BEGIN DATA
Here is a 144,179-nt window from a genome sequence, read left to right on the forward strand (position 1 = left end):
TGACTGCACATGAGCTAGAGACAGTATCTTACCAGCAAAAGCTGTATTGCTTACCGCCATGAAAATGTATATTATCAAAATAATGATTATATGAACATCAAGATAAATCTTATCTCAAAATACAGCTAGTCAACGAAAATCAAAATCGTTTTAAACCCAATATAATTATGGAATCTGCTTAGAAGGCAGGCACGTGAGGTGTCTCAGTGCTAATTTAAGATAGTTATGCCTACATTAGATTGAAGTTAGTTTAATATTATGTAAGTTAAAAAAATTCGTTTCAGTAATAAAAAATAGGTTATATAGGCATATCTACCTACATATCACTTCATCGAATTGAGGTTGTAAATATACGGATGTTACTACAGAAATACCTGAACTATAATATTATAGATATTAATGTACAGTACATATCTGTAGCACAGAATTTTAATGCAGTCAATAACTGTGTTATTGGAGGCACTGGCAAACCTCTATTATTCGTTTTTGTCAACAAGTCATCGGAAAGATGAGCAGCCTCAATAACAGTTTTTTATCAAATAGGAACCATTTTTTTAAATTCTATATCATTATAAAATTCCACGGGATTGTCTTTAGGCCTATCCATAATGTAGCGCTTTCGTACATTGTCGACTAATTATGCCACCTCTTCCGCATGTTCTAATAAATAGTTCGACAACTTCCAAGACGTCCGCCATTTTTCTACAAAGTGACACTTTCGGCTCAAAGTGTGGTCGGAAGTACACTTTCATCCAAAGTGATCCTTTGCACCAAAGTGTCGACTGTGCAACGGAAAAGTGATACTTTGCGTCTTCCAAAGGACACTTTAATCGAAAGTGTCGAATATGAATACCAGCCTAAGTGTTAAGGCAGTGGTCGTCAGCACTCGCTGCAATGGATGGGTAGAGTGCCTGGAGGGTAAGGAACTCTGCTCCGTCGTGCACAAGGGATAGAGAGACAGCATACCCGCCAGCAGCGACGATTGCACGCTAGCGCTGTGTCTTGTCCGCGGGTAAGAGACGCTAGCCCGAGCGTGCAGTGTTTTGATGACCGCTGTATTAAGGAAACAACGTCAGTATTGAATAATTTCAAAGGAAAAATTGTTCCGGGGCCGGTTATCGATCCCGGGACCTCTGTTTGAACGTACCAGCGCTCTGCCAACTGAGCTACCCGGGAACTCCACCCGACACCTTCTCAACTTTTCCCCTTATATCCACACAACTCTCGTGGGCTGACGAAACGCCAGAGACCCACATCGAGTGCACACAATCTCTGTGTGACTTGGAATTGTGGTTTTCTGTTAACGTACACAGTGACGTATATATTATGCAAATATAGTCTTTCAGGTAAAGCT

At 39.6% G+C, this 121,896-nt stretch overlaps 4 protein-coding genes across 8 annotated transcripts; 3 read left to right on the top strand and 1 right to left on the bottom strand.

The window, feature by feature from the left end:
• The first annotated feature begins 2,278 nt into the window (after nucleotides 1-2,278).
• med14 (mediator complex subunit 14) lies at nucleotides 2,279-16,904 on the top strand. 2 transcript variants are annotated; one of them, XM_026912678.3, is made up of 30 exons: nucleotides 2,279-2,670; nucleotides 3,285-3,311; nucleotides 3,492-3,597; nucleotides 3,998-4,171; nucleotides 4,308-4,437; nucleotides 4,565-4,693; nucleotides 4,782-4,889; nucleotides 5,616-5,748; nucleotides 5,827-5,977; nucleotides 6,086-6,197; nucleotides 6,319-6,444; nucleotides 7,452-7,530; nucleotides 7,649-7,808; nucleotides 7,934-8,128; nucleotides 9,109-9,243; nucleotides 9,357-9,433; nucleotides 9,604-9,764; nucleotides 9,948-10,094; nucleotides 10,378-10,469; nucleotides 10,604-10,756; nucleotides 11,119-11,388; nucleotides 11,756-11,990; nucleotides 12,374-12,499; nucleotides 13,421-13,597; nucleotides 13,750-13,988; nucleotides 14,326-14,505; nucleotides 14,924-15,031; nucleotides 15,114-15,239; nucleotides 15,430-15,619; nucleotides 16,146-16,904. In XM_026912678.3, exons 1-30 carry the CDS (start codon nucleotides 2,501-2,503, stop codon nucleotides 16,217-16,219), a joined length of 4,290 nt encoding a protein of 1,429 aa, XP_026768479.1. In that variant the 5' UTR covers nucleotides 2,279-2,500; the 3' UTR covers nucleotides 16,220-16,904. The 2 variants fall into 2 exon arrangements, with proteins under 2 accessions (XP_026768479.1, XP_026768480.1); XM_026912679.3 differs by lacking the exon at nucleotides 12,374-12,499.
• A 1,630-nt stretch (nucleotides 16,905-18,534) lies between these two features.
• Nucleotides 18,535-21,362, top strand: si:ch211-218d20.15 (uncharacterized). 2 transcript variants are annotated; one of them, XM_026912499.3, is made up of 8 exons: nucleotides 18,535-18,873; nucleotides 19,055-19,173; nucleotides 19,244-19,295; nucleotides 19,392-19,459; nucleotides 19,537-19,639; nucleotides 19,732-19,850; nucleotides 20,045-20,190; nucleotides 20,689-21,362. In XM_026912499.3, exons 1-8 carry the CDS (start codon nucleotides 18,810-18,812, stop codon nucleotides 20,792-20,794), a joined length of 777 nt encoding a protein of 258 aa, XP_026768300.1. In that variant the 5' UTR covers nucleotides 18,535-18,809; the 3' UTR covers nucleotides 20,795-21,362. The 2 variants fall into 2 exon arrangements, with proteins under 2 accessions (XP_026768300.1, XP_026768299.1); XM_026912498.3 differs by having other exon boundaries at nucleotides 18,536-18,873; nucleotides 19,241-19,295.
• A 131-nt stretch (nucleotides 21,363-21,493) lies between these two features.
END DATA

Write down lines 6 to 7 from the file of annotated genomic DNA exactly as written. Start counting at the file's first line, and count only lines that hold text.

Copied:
• med14 (mediator complex subunit 14) lies at nucleotides 2,279-16,904 on the top strand. 2 transcript variants are annotated; one of them, XM_026912678.3, is made up of 30 exons: nucleotides 2,279-2,670; nucleotides 3,285-3,311; nucleotides 3,492-3,597; nucleotides 3,998-4,171; nucleotides 4,308-4,437; nucleotides 4,565-4,693; nucleotides 4,782-4,889; nucleotides 5,616-5,748; nucleotides 5,827-5,977; nucleotides 6,086-6,197; nucleotides 6,319-6,444; nucleotides 7,452-7,530; nucleotides 7,649-7,808; nucleotides 7,934-8,128; nucleotides 9,109-9,243; nucleotides 9,357-9,433; nucleotides 9,604-9,764; nucleotides 9,948-10,094; nucleotides 10,378-10,469; nucleotides 10,604-10,756; nucleotides 11,119-11,388; nucleotides 11,756-11,990; nucleotides 12,374-12,499; nucleotides 13,421-13,597; nucleotides 13,750-13,988; nucleotides 14,326-14,505; nucleotides 14,924-15,031; nucleotides 15,114-15,239; nucleotides 15,430-15,619; nucleotides 16,146-16,904. In XM_026912678.3, exons 1-30 carry the CDS (start codon nucleotides 2,501-2,503, stop codon nucleotides 16,217-16,219), a joined length of 4,290 nt encoding a protein of 1,429 aa, XP_026768479.1. In that variant the 5' UTR covers nucleotides 2,279-2,500; the 3' UTR covers nucleotides 16,220-16,904. The 2 variants fall into 2 exon arrangements, with proteins under 2 accessions (XP_026768479.1, XP_026768480.1); XM_026912679.3 differs by lacking the exon at nucleotides 12,374-12,499.
• A 1,630-nt stretch (nucleotides 16,905-18,534) lies between these two features.